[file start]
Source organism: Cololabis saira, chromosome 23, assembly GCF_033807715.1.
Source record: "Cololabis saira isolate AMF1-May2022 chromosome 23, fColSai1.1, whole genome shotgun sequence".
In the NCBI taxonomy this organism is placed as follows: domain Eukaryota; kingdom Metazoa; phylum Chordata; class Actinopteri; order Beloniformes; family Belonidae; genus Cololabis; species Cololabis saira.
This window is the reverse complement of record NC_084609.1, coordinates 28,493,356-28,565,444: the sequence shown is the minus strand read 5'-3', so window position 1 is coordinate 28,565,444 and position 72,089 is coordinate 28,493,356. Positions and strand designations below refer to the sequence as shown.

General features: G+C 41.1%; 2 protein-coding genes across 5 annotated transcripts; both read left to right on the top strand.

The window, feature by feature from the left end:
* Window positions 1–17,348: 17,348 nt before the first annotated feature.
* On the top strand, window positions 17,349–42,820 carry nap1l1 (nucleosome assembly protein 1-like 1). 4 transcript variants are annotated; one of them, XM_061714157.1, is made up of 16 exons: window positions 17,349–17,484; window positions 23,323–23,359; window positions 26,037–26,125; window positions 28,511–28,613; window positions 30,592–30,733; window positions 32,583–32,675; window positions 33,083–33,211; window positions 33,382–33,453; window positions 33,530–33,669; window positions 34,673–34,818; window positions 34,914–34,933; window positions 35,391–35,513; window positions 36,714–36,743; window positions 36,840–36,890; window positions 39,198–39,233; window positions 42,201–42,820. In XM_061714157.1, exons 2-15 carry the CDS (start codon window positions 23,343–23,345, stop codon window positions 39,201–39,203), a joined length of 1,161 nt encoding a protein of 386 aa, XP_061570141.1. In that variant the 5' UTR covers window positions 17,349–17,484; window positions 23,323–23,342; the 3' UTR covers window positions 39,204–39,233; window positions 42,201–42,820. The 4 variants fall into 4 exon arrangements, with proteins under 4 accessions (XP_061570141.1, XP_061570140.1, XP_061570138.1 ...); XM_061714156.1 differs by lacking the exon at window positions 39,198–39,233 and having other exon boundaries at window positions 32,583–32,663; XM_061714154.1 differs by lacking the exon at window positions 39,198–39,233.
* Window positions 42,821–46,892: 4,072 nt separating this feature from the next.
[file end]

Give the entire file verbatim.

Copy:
Source organism: Cololabis saira, chromosome 23, assembly GCF_033807715.1.
Source record: "Cololabis saira isolate AMF1-May2022 chromosome 23, fColSai1.1, whole genome shotgun sequence".
In the NCBI taxonomy this organism is placed as follows: domain Eukaryota; kingdom Metazoa; phylum Chordata; class Actinopteri; order Beloniformes; family Belonidae; genus Cololabis; species Cololabis saira.
This window is the reverse complement of record NC_084609.1, coordinates 28,493,356-28,565,444: the sequence shown is the minus strand read 5'-3', so window position 1 is coordinate 28,565,444 and position 72,089 is coordinate 28,493,356. Positions and strand designations below refer to the sequence as shown.

General features: G+C 41.1%; 2 protein-coding genes across 5 annotated transcripts; both read left to right on the top strand.

The window, feature by feature from the left end:
* Window positions 1–17,348: 17,348 nt before the first annotated feature.
* On the top strand, window positions 17,349–42,820 carry nap1l1 (nucleosome assembly protein 1-like 1). 4 transcript variants are annotated; one of them, XM_061714157.1, is made up of 16 exons: window positions 17,349–17,484; window positions 23,323–23,359; window positions 26,037–26,125; window positions 28,511–28,613; window positions 30,592–30,733; window positions 32,583–32,675; window positions 33,083–33,211; window positions 33,382–33,453; window positions 33,530–33,669; window positions 34,673–34,818; window positions 34,914–34,933; window positions 35,391–35,513; window positions 36,714–36,743; window positions 36,840–36,890; window positions 39,198–39,233; window positions 42,201–42,820. In XM_061714157.1, exons 2-15 carry the CDS (start codon window positions 23,343–23,345, stop codon window positions 39,201–39,203), a joined length of 1,161 nt encoding a protein of 386 aa, XP_061570141.1. In that variant the 5' UTR covers window positions 17,349–17,484; window positions 23,323–23,342; the 3' UTR covers window positions 39,204–39,233; window positions 42,201–42,820. The 4 variants fall into 4 exon arrangements, with proteins under 4 accessions (XP_061570141.1, XP_061570140.1, XP_061570138.1 ...); XM_061714156.1 differs by lacking the exon at window positions 39,198–39,233 and having other exon boundaries at window positions 32,583–32,663; XM_061714154.1 differs by lacking the exon at window positions 39,198–39,233.
* Window positions 42,821–46,892: 4,072 nt separating this feature from the next.